Abuse of user data: The lawmakers also pointed out that VPN services have abused user data in some cases. “In 2020 it was revealed that a leading analytics firm used personal data from over 35 million people who had downloaded one of their 20 VPN and ad-blocking apps to power their analytics platform without consent. Notably, the apps didn’t reveal their connection to the analytics firm. Another study found that 75 percent of Android VPN apps report personal user data to third-party tracking companies and 82 percent request permissions to access sensitive resources, including user accounts and text messages,” the lawmakers explained.
What should the FTC do? “We urge the Federal Trade Commission (FTC) to take immediate action under Section 5 of the FTC Act to curtail abusive and deceptive data practices in companies providing VPN services to protect internet users seeking abortions. We also urge the FTC to develop a brochure for abortion-seekers on how best to protect their data, including a clear outline of the risks and benefits of VPN usage,” the lawmakers wrote.
The contrast with India: While in the US, lawmakers are trying to improve privacy and strengthen protections available for citizens by preventing unscrupulous VPN apps from collecting user data, in India, the government has demanded that VPN apps collect more information from users. The new cybersecurity directions issued by the Indian government, among other things, requires VPN service providers to maintain detailed information on customers such as their names, contact details, the purpose of using the service, IP address, etc, for a period of at least five years and possibly logs of web activity for a period of 180 days. These requirements have resulted in three major VPN providers—Surfshark, NordVPN, and ExpressVPN—announcing that they will pull out their servers from India.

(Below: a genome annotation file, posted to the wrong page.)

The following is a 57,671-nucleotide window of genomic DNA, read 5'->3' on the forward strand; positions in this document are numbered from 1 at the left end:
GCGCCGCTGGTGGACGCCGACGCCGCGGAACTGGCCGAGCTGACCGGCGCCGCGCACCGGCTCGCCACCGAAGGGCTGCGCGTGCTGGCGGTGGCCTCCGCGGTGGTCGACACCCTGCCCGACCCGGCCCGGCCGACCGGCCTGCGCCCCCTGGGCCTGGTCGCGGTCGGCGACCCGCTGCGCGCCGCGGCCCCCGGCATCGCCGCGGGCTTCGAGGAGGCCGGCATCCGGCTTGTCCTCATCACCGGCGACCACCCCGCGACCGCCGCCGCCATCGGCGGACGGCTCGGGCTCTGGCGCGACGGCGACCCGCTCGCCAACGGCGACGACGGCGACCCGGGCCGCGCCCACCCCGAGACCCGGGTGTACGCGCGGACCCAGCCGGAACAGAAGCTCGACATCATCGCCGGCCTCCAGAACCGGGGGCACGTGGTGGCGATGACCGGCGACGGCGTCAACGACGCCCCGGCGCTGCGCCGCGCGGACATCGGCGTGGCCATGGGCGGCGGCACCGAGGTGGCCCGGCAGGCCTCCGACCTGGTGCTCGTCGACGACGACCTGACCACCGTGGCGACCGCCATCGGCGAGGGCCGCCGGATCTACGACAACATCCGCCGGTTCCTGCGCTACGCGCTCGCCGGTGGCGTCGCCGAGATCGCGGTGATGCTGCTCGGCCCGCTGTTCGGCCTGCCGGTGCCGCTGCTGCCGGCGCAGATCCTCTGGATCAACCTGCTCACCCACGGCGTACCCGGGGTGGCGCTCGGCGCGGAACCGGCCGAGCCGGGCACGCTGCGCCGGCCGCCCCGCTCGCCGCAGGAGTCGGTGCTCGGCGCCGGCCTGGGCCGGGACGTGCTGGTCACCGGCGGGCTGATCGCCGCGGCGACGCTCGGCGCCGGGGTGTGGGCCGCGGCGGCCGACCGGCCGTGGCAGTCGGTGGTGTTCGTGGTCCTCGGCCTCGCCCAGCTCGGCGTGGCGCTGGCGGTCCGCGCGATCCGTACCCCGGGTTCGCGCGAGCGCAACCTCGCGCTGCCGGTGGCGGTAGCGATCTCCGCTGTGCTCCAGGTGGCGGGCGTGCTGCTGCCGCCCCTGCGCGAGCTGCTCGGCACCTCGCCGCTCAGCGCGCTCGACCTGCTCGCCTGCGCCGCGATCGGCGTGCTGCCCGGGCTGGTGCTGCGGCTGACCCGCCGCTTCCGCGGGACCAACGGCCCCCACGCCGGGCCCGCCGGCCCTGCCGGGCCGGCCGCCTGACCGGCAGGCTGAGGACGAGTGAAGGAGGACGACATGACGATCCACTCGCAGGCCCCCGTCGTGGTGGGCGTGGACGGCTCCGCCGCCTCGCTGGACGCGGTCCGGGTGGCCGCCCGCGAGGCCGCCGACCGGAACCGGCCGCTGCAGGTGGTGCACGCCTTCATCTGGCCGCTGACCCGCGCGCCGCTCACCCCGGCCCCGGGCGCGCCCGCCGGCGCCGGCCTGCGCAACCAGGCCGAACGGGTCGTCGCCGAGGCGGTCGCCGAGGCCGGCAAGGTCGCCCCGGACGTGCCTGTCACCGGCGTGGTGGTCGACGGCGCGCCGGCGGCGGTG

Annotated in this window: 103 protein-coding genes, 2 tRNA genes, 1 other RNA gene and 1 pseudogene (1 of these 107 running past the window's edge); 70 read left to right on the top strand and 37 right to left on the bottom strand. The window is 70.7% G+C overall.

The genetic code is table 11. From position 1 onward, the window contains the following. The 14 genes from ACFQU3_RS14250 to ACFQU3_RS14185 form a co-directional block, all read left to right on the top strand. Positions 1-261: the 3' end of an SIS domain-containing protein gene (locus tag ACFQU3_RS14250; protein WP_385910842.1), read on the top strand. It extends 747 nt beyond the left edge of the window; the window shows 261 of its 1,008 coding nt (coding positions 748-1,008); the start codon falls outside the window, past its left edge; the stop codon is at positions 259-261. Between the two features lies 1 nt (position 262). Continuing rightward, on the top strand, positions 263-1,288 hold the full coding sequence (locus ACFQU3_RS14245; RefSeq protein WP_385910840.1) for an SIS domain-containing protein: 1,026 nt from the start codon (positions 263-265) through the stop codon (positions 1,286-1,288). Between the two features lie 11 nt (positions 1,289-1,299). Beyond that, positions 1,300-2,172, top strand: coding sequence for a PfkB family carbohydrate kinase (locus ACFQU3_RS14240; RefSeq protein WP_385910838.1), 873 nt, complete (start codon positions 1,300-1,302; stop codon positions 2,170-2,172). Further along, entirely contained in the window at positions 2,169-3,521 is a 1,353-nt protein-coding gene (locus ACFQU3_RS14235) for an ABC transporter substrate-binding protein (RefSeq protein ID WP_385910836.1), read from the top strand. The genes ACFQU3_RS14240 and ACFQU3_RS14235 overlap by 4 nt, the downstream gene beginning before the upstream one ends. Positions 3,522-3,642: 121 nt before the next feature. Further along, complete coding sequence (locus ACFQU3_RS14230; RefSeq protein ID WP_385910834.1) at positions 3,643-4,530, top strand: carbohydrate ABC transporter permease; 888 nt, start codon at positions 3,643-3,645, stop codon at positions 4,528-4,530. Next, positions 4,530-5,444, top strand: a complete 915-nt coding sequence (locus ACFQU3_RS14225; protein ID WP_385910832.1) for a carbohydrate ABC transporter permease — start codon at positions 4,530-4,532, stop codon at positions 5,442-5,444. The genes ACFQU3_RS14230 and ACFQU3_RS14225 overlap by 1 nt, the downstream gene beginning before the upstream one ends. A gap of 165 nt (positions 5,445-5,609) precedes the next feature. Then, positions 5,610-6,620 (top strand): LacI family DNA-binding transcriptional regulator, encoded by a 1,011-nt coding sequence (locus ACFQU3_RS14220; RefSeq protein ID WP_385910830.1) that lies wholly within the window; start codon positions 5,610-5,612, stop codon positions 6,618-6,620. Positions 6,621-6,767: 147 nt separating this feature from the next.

Other measures by the US government to protect sensitive health and location data: In light of the Supreme Court judgement, US FTC on July 11 published a blog post committing to use the full scope of its legal authorities to protect consumers’ privacy when it comes to location, health, or other sensitive data.
“Among the most sensitive categories of data collected by connected devices are a person’s precise location and information about their health. Smartphones, connected cars, wearable fitness trackers, ‘smart home’ products, and even the browser you’re reading this on are capable of directly observing or deriving sensitive information about users. Standing alone, these data points may pose an incalculable risk to personal privacy. Now consider the unprecedented intrusion when these connected devices and technology companies collect that data, combine it, and sell or monetize it. This isn’t the stuff of dystopian fiction. It’s a question consumers are asking right now.” — Kristin Cohen, Acting Associate Director, US Federal Trade Commission (FTC) Division of Privacy & Identity Protection
Separately, US President Joe Biden signed an executive order directing federal agencies to protect abortion access and the online privacy of patients seeking reproductive healthcare and two US bills have been introduced to protect a person’s reproductive health data by limiting the personal reproductive health data collected, used, or retained by a service.